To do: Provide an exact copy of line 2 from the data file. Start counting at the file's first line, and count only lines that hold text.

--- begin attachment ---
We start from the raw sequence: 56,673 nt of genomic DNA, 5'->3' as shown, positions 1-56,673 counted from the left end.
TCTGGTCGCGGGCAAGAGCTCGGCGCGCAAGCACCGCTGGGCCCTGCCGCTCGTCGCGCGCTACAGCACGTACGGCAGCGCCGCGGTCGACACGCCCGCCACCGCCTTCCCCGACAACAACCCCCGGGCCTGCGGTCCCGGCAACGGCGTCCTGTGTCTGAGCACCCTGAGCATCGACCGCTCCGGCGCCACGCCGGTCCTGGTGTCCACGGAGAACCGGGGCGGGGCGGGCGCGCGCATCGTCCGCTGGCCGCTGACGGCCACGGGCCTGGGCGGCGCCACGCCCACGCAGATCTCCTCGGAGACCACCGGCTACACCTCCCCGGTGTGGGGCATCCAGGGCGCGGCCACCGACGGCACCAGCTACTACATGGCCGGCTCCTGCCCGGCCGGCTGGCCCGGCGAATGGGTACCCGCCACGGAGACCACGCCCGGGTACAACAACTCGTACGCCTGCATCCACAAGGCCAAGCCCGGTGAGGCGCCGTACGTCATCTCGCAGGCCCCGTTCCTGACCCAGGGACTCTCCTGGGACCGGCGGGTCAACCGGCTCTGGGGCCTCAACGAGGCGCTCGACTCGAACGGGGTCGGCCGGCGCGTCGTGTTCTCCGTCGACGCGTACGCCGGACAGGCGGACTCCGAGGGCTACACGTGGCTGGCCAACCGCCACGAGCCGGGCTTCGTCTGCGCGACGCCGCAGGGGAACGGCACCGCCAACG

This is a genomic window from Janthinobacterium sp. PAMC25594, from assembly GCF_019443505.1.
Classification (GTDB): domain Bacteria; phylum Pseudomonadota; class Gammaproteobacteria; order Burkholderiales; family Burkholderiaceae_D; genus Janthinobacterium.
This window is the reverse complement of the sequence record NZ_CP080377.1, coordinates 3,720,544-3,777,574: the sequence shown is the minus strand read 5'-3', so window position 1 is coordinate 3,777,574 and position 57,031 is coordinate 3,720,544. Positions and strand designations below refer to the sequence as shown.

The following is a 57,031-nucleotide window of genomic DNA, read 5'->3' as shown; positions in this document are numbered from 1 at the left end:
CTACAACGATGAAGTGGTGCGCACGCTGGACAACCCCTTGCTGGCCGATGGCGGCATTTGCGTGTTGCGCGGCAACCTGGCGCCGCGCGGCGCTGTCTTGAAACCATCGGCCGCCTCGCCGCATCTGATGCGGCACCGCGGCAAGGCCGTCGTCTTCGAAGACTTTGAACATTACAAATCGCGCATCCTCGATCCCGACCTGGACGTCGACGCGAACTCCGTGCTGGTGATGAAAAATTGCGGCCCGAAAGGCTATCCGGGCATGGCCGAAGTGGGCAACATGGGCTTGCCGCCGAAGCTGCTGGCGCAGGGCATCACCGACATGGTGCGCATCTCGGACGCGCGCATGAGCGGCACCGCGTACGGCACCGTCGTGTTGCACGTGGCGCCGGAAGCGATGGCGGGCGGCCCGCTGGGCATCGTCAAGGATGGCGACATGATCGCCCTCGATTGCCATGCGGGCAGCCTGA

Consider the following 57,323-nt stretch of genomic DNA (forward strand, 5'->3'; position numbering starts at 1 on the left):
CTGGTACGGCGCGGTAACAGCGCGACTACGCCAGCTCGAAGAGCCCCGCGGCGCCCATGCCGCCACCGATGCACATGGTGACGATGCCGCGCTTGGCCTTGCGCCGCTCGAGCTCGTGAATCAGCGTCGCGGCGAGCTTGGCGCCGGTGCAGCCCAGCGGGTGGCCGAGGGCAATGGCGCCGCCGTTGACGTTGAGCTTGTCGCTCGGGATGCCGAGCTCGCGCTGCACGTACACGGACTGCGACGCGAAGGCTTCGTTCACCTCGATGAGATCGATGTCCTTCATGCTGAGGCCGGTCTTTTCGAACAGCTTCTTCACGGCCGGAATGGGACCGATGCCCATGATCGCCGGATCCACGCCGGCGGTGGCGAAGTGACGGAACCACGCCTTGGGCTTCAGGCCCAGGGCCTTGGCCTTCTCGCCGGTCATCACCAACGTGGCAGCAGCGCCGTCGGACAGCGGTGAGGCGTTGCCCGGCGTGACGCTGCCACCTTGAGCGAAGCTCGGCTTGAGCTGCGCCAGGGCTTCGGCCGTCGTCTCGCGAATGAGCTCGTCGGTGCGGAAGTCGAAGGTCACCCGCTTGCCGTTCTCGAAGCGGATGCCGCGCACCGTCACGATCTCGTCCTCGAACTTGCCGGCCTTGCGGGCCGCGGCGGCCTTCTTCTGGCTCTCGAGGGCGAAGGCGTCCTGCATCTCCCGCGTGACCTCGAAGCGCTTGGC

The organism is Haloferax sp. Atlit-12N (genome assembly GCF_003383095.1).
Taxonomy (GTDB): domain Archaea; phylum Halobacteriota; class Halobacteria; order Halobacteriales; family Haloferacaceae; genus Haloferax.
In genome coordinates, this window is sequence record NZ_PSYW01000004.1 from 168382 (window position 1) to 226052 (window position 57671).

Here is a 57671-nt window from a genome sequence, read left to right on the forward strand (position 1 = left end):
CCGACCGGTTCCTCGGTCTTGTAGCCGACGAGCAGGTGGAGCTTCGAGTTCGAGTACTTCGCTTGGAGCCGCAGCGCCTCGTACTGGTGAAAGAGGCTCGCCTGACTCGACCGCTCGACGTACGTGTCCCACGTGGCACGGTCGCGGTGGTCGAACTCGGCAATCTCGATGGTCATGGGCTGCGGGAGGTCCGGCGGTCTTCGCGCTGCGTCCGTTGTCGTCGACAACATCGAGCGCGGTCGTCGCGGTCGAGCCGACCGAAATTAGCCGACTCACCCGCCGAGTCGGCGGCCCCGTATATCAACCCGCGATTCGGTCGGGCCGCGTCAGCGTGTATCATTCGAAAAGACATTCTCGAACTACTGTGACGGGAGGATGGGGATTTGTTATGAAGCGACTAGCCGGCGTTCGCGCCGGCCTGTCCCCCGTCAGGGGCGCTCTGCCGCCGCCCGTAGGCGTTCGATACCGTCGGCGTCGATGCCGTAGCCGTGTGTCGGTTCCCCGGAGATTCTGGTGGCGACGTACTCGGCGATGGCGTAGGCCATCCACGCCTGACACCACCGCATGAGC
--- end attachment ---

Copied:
TCTGGTCGCGGGCAAGAGCTCGGCGCGCAAGCACCGCTGGGCCCTGCCGCTCGTCGCGCGCTACAGCACGTACGGCAGCGCCGCGGTCGACACGCCCGCCACCGCCTTCCCCGACAACAACCCCCGGGCCTGCGGTCCCGGCAACGGCGTCCTGTGTCTGAGCACCCTGAGCATCGACCGCTCCGGCGCCACGCCGGTCCTGGTGTCCACGGAGAACCGGGGCGGGGCGGGCGCGCGCATCGTCCGCTGGCCGCTGACGGCCACGGGCCTGGGCGGCGCCACGCCCACGCAGATCTCCTCGGAGACCACCGGCTACACCTCCCCGGTGTGGGGCATCCAGGGCGCGGCCACCGACGGCACCAGCTACTACATGGCCGGCTCCTGCCCGGCCGGCTGGCCCGGCGAATGGGTACCCGCCACGGAGACCACGCCCGGGTACAACAACTCGTACGCCTGCATCCACAAGGCCAAGCCCGGTGAGGCGCCGTACGTCATCTCGCAGGCCCCGTTCCTGACCCAGGGACTCTCCTGGGACCGGCGGGTCAACCGGCTCTGGGGCCTCAACGAGGCGCTCGACTCGAACGGGGTCGGCCGGCGCGTCGTGTTCTCCGTCGACGCGTACGCCGGACAGGCGGACTCCGAGGGCTACACGTGGCTGGCCAACCGCCACGAGCCGGGCTTCGTCTGCGCGACGCCGCAGGGGAACGGCACCGCCAACG